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Christensen: two water bills threaten irrigation PDF Print E-mail

Senator urges irrigators
to get proactive on bills

 

By Russ Pankonin

The Imperial Republican

Areas of the Upper Republican  Natural Resources District where groundwater declines have occurred would be in the cross hairs of a bill introduced last week by Sen. Tom Carlson of Holdrege. 

Areas with a 20 percent decline in the saturated thickness of the aquifer since 1963 would receive only 50 percent of the allotted irrigation allocation. 

Areas with a 30 percent decline in the same time frame would be shut down under the proposed legislation. 

Box Butte County in western Nebraska would also be heavily affected by the proposed legislation. 

Another proposed bill by Carlson, under the share and share alike groundwater policy, could force all irrigators to have the same allocation, even if that meant zero. 

Normally, Sen. Mark Christensen of Imperial and Sen. Tom Carlson work together on water issues in the Republican Basin. 

But these two bills, LB 1054, and LB 1056, have put the two senators on opposite sides of the fence. 

Sen. Carlson told The Imperial Republican Tuesday that he remains a proponent of irrigation in this state. 

However, if Nebraska is to remain in compliance with state compacts and have groundwater supplies for future generations, then a discussion on groundwater declines is needed. 

He said fostering that discussion was the purpose for introducing the bill, regardless of whether it only targets two specific areas of the state. 

Sen. Christensen said passage of either of the two bills would be detrimental to groundwater irrigation in his district. In addition, it would wreak economic havoc on the region.

“I will continue to defend this area for irrigation,” he said during an interview over the weekend.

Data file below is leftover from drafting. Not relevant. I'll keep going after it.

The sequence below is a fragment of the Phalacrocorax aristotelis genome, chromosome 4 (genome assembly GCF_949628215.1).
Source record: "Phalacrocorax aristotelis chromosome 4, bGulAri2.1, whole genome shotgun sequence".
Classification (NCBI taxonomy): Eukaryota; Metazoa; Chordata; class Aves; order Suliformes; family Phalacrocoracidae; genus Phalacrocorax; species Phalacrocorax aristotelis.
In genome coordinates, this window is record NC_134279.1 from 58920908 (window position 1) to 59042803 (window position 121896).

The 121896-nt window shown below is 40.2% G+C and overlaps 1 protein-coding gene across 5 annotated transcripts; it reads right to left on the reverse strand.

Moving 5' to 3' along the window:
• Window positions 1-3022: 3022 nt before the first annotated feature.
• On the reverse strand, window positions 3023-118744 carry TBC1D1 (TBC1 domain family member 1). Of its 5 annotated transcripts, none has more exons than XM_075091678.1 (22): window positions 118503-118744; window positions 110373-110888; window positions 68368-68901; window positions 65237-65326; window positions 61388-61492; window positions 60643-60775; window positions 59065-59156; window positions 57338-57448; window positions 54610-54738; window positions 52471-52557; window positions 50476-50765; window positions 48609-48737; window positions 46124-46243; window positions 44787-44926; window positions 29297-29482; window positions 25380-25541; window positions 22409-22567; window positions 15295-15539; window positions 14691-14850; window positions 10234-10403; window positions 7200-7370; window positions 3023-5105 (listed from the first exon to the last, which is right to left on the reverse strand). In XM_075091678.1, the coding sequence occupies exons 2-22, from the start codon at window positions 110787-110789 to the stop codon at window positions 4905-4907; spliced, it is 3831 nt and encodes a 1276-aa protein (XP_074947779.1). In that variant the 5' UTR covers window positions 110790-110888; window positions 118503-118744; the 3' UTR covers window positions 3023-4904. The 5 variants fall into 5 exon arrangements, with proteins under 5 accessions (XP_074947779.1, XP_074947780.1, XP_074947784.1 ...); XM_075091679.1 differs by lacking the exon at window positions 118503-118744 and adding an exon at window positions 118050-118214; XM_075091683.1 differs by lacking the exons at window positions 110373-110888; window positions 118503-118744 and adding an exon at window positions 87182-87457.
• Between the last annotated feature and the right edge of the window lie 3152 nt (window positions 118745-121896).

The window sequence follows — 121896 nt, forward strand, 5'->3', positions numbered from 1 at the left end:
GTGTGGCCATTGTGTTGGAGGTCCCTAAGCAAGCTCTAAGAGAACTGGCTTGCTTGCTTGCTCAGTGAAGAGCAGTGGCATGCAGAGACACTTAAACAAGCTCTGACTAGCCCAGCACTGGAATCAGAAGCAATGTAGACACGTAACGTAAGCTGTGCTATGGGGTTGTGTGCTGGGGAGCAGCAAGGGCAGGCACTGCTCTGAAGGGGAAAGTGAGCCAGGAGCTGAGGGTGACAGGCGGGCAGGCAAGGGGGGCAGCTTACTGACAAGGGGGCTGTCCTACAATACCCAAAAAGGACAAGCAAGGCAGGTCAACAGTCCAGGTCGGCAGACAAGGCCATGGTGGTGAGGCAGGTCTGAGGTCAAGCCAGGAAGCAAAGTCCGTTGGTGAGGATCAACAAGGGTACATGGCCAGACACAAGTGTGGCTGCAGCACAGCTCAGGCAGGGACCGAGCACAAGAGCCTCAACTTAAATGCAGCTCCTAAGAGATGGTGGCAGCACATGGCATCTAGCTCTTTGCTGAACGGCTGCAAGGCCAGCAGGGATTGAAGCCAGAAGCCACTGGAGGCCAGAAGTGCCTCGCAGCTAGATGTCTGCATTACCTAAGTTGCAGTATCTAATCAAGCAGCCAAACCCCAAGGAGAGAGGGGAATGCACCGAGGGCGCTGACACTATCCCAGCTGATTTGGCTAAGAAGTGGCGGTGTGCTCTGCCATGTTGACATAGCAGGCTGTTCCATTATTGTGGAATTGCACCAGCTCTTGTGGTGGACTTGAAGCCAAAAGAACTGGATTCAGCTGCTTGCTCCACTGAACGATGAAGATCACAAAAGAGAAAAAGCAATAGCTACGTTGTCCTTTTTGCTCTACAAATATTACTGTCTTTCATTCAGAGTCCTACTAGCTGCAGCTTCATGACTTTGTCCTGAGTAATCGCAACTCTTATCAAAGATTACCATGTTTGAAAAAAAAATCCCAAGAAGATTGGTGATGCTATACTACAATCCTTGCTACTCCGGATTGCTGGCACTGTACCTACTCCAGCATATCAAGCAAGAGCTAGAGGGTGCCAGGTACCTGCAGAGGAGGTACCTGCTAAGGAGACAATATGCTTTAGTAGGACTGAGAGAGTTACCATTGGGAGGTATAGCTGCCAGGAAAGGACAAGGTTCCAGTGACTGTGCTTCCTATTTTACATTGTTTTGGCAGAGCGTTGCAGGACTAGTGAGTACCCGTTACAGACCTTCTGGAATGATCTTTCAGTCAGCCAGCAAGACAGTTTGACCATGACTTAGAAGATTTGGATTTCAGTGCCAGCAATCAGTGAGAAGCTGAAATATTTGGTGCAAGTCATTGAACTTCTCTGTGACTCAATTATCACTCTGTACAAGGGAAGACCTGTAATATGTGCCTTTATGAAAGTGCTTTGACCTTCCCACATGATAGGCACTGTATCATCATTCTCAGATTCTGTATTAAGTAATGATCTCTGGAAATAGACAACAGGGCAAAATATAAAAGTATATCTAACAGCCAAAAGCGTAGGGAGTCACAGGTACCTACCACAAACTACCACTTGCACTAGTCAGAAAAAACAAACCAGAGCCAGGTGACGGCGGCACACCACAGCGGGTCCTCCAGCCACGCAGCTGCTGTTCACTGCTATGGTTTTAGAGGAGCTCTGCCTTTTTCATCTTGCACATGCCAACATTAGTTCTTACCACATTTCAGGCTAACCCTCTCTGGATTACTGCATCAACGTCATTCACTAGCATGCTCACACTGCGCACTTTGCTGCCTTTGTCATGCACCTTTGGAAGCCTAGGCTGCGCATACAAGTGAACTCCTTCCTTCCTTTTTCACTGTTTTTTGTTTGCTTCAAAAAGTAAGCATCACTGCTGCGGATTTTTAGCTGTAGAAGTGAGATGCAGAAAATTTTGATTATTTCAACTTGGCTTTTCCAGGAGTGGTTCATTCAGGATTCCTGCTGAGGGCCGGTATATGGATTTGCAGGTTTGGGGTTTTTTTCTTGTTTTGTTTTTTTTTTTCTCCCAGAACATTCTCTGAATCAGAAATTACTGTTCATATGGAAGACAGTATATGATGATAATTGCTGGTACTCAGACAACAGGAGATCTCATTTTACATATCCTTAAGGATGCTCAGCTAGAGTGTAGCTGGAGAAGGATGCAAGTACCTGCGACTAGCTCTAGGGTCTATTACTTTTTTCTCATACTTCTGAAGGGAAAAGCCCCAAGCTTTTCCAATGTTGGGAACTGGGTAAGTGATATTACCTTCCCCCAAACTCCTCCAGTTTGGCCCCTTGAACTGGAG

As a result, he said these two bills need to be killed at the committee level. 

If the bills manage to make it out of committee, emotions can some times take hold of a bill and bad legislation gets passed. 

With water being such a controversial and divisive issue, he fears these bills may be the kind that get influenced by emotion rather than legislative common sense. 

The bills will be heard by the Natural Resources Committee of the Legislature on Wednesday, Feb. 10. 

Christensen urged irrigators to become involved in the process and consider attending the hearing to register for or against the bill and to possibly testify against the bill. 

These bills must be stopped, he emphasized. 

Long-term planning

One of Christensen’s goals this year is to create a statewide water planning commission that would look at the state’s long-term water needs and issues. 

He said all to often the state operates in crisis mode. Instead, if a more long-term approach could be adopted, Christensen feels the state could adequately address the water issues it faces. 

Sen. Carlson also seeks to create a task force appointed by the governor through LB 1057. 

Carlson’s task force would include 25-30 people, he said, and could address some of the same issues. 

While the two senators have each introduced bills on the issue, they both agree that the state needs to do some long-range planning on the water issue.